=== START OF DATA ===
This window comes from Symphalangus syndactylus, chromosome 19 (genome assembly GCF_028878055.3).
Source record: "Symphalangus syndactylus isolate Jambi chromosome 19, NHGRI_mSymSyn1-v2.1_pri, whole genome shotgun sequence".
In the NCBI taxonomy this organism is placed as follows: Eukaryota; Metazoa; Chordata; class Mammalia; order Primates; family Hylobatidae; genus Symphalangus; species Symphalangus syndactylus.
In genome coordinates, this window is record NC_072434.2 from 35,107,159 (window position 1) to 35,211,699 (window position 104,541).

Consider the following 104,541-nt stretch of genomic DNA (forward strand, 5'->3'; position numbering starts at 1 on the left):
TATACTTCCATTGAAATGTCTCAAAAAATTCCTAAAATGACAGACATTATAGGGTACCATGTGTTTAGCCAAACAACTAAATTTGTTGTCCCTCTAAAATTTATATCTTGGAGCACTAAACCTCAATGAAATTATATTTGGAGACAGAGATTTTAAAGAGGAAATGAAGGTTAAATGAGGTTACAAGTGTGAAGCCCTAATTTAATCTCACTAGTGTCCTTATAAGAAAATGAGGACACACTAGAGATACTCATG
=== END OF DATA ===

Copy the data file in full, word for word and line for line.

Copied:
This window comes from Symphalangus syndactylus, chromosome 19 (genome assembly GCF_028878055.3).
Source record: "Symphalangus syndactylus isolate Jambi chromosome 19, NHGRI_mSymSyn1-v2.1_pri, whole genome shotgun sequence".
In the NCBI taxonomy this organism is placed as follows: Eukaryota; Metazoa; Chordata; class Mammalia; order Primates; family Hylobatidae; genus Symphalangus; species Symphalangus syndactylus.
In genome coordinates, this window is record NC_072434.2 from 35,107,159 (window position 1) to 35,211,699 (window position 104,541).

Consider the following 104,541-nt stretch of genomic DNA (forward strand, 5'->3'; position numbering starts at 1 on the left):
TATACTTCCATTGAAATGTCTCAAAAAATTCCTAAAATGACAGACATTATAGGGTACCATGTGTTTAGCCAAACAACTAAATTTGTTGTCCCTCTAAAATTTATATCTTGGAGCACTAAACCTCAATGAAATTATATTTGGAGACAGAGATTTTAAAGAGGAAATGAAGGTTAAATGAGGTTACAAGTGTGAAGCCCTAATTTAATCTCACTAGTGTCCTTATAAGAAAATGAGGACACACTAGAGATACTCATG